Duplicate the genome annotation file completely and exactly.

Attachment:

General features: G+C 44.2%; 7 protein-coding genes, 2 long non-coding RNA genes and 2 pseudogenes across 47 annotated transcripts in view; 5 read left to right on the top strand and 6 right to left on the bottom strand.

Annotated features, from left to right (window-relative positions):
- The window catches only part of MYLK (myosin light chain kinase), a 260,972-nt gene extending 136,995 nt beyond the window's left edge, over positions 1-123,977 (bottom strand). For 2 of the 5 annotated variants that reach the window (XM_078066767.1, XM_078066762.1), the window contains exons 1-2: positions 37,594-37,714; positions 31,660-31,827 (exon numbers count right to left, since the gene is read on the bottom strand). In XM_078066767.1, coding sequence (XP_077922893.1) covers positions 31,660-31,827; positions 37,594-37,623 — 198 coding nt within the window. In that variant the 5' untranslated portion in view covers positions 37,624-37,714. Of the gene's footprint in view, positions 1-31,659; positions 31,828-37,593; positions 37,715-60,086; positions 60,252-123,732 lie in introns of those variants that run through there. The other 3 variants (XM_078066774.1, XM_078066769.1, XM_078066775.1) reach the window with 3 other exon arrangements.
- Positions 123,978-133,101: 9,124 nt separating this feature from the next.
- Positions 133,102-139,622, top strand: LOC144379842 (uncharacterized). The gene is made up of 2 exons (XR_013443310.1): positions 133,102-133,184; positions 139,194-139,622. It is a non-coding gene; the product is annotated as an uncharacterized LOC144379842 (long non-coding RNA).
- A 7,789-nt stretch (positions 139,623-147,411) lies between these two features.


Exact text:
General features: G+C 44.2%; 7 protein-coding genes, 2 long non-coding RNA genes and 2 pseudogenes across 47 annotated transcripts in view; 5 read left to right on the top strand and 6 right to left on the bottom strand.

Annotated features, from left to right (window-relative positions):
- The window catches only part of MYLK (myosin light chain kinase), a 260,972-nt gene extending 136,995 nt beyond the window's left edge, over positions 1-123,977 (bottom strand). For 2 of the 5 annotated variants that reach the window (XM_078066767.1, XM_078066762.1), the window contains exons 1-2: positions 37,594-37,714; positions 31,660-31,827 (exon numbers count right to left, since the gene is read on the bottom strand). In XM_078066767.1, coding sequence (XP_077922893.1) covers positions 31,660-31,827; positions 37,594-37,623 — 198 coding nt within the window. In that variant the 5' untranslated portion in view covers positions 37,624-37,714. Of the gene's footprint in view, positions 1-31,659; positions 31,828-37,593; positions 37,715-60,086; positions 60,252-123,732 lie in introns of those variants that run through there. The other 3 variants (XM_078066774.1, XM_078066769.1, XM_078066775.1) reach the window with 3 other exon arrangements.
- Positions 123,978-133,101: 9,124 nt separating this feature from the next.
- Positions 133,102-139,622, top strand: LOC144379842 (uncharacterized). The gene is made up of 2 exons (XR_013443310.1): positions 133,102-133,184; positions 139,194-139,622. It is a non-coding gene; the product is annotated as an uncharacterized LOC144379842 (long non-coding RNA).
- A 7,789-nt stretch (positions 139,623-147,411) lies between these two features.